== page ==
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Public Statements

Statements on Introduced Bills and Joint Resolutions- S. 421

Location: Washington, DC

Feb. 14, 2003

By Ms. CANTWELL (for herself, Mr. SMITH, Mrs. MURRAY, and Mrs. FEINSTEIN):

S. 421. A bill to reauthorize and revise the Renewable Energy Production Incentive program, and for other purposes; to the Committee on Energy and Natural Resources.

Ms. CANTWELL. Mr. President, I rise today to introduce—along with my colleagues Senators SMITH, MURRAY and FEINSTEIN—the Renewable Energy Production Incentive, REPI, Reform Act.

This bill reauthorizes the REPI program, which was created as part of the 1992 National Energy Policy Act to foster greater renewable energy production and level the playing field for public power utilities, which do not qualify for renewable energy tax credits. The REPI program provides direct payments to publicly- and cooperatively-owned utilities at a rate of 1.5 cents/kWh, indexed for inflation, for electricity generated from wind, solar, certain geothermal and biomass sources.

As some of my colleagues may recall, the Senator from Oregon and I introduced a very similar bill last session, which was subsequently included in the energy bill that passed the Senate last spring. While conferees were ultimately unable to reach agreement on the broader energy bill, reauthorizing the REPI program must remain a priority as we again contemplate energy legislation during the 108th Congress.

Since this program's creation, REPI has become an important incentive for locally-owned, not-for-profit utilities to become involved in the effort to diversify our Nation's generation sources to include clean, sustainable sources of power. Since 1995, more than 36 projects in 17 States have received more than $21 million in REPI incentives and produced more than 3,000 megawatt-hours of electricity per year.

In my home State of Washington, where 55 percent of the overall energy load is served by public power, the REPI program had already helped support wood-waste and landfill gas projects, and promises to help locally-owned utilities tap into our tremendous wind resources. Already, the hills south of Kennewick, WA are home to the Nine Canyon Wind project—a 48-megawatt wind farm consisting of 37 turbines—producing enough energy to serve 12,000 households. This bill will provide continued support for these innovative projects.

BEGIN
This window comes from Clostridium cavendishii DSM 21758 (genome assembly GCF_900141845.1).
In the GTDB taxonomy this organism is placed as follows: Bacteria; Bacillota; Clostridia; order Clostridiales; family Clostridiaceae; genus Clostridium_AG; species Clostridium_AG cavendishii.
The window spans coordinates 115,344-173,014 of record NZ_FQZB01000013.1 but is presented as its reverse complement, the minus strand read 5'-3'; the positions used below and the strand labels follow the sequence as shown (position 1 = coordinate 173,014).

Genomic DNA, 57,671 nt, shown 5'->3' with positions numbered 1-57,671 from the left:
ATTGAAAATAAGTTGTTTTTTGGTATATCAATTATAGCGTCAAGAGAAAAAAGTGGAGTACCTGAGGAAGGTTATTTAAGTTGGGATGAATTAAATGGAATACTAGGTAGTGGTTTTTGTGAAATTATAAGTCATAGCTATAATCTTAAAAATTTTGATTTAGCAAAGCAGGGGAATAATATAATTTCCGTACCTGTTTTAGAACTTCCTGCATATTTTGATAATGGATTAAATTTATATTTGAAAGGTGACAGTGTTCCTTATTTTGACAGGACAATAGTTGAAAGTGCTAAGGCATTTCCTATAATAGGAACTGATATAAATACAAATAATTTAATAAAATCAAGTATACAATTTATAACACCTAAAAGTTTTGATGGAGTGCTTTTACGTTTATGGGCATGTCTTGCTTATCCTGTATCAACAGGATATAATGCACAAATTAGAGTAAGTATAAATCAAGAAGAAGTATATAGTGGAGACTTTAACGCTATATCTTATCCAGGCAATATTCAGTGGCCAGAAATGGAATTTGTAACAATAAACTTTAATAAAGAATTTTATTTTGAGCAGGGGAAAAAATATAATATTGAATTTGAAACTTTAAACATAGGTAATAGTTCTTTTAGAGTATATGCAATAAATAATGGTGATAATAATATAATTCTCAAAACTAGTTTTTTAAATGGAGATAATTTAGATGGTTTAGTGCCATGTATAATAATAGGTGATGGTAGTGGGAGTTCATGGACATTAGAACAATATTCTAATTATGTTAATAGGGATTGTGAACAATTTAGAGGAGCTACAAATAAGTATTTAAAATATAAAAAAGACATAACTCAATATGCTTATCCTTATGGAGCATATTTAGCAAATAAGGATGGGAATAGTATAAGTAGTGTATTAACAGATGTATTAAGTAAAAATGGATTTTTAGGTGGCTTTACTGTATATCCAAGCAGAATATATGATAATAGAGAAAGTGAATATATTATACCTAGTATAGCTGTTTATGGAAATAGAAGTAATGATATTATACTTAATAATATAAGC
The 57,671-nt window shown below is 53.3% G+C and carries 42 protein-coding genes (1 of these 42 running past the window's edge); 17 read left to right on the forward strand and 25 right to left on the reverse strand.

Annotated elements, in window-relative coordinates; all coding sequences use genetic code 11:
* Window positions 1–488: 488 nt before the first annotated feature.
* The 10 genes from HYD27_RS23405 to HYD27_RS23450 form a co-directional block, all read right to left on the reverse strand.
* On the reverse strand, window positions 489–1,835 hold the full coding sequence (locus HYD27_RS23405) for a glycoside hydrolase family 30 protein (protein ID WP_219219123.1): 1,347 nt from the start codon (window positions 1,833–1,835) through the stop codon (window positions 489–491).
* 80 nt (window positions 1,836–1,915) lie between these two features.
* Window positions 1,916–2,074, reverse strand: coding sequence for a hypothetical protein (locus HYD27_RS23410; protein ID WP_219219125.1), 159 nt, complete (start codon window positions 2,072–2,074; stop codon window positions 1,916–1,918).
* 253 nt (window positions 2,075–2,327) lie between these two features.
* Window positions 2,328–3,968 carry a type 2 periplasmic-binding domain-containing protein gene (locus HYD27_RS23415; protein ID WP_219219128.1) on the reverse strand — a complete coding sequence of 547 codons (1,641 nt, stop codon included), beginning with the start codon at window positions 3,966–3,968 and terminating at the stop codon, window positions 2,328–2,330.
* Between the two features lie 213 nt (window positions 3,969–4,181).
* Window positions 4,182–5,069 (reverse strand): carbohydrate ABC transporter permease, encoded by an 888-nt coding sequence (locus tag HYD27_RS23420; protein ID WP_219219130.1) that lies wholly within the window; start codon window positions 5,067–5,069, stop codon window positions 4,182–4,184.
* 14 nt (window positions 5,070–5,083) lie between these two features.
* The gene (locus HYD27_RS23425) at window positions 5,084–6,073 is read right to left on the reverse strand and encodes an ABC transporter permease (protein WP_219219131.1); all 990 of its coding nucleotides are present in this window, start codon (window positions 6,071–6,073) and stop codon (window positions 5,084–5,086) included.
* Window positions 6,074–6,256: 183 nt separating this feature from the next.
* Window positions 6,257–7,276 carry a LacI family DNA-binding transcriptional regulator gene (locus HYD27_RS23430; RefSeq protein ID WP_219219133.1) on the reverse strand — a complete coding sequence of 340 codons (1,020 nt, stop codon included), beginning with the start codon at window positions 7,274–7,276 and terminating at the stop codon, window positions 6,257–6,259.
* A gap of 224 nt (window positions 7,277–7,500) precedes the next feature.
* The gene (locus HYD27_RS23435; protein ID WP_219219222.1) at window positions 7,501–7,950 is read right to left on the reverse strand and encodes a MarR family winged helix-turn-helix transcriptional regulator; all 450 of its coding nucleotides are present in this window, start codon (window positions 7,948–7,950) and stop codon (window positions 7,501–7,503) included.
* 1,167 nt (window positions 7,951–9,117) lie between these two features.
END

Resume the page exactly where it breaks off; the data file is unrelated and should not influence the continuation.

The Renewable Energy Production Incentive Reform Act that my colleagues and I have introduced today will do three simple things. It will: reauthorize the program for another 10 years; direct the Department of Energy, which runs the program, to allocate funds on a more equitable basis in years in which the demand for REPI dollars far outpaces available appropriations; and clarifies that landfill gas projects and tribal governments are eligible to receive REPI funding.

One of the key challenges in developing a 21st century energy policy for this Nation is putting in place the proper incentives to add new and sustainable sources of power to the grid. My colleagues and I from the Northwest have learned this lesson well over the past few years, during which prolonged droughts have stretched to the limit the hydroelectric system that has—since the 1930s—formed the basis for our region's economic growth. The new clean energy projects the REPI program supports help relieve some of the stress on our hydro system and position my state and region for the next cycle of innovation in energy technology.

I look forward to working with my cosponsors during this session to ensure this small but important program is reauthorized—whether as stand-alone legislation or part of a broader energy bill. I believe we as a Nation now stand on the cusp of a revolution in clean energy technology. The Renewable Energy Production Incentive program is key in helping public power systems participate, as we work to put in place an energy policy that will meet the needs of our 21st Century economy.

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